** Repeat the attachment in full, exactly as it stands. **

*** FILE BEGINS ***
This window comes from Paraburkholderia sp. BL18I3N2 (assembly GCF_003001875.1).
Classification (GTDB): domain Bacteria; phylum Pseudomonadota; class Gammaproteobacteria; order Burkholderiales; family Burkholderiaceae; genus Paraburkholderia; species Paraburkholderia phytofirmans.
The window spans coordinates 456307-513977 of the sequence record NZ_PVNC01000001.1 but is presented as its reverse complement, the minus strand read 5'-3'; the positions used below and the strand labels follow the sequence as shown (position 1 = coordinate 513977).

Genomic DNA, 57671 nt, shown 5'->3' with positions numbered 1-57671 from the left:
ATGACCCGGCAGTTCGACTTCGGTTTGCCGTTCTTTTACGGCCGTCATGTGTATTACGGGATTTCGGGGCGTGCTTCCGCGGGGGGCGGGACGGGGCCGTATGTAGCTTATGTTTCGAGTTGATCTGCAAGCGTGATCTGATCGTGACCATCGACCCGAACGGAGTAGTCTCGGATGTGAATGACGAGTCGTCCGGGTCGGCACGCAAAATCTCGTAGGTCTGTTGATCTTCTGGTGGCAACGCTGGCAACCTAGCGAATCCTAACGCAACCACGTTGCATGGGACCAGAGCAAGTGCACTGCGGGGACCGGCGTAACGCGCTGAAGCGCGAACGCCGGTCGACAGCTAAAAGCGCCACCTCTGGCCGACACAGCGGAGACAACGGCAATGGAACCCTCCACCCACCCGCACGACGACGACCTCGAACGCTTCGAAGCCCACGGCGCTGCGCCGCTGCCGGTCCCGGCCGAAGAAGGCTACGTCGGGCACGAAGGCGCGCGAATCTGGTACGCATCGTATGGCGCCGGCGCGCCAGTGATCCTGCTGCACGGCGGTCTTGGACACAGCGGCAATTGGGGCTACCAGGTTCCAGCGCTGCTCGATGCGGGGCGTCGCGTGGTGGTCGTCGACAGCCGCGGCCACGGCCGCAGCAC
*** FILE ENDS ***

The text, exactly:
This window comes from Paraburkholderia sp. BL18I3N2 (assembly GCF_003001875.1).
Classification (GTDB): domain Bacteria; phylum Pseudomonadota; class Gammaproteobacteria; order Burkholderiales; family Burkholderiaceae; genus Paraburkholderia; species Paraburkholderia phytofirmans.
The window spans coordinates 456307-513977 of the sequence record NZ_PVNC01000001.1 but is presented as its reverse complement, the minus strand read 5'-3'; the positions used below and the strand labels follow the sequence as shown (position 1 = coordinate 513977).

Genomic DNA, 57671 nt, shown 5'->3' with positions numbered 1-57671 from the left:
ATGACCCGGCAGTTCGACTTCGGTTTGCCGTTCTTTTACGGCCGTCATGTGTATTACGGGATTTCGGGGCGTGCTTCCGCGGGGGGCGGGACGGGGCCGTATGTAGCTTATGTTTCGAGTTGATCTGCAAGCGTGATCTGATCGTGACCATCGACCCGAACGGAGTAGTCTCGGATGTGAATGACGAGTCGTCCGGGTCGGCACGCAAAATCTCGTAGGTCTGTTGATCTTCTGGTGGCAACGCTGGCAACCTAGCGAATCCTAACGCAACCACGTTGCATGGGACCAGAGCAAGTGCACTGCGGGGACCGGCGTAACGCGCTGAAGCGCGAACGCCGGTCGACAGCTAAAAGCGCCACCTCTGGCCGACACAGCGGAGACAACGGCAATGGAACCCTCCACCCACCCGCACGACGACGACCTCGAACGCTTCGAAGCCCACGGCGCTGCGCCGCTGCCGGTCCCGGCCGAAGAAGGCTACGTCGGGCACGAAGGCGCGCGAATCTGGTACGCATCGTATGGCGCCGGCGCGCCAGTGATCCTGCTGCACGGCGGTCTTGGACACAGCGGCAATTGGGGCTACCAGGTTCCAGCGCTGCTCGATGCGGGGCGTCGCGTGGTGGTCGTCGACAGCCGCGGCCACGGCCGCAGCAC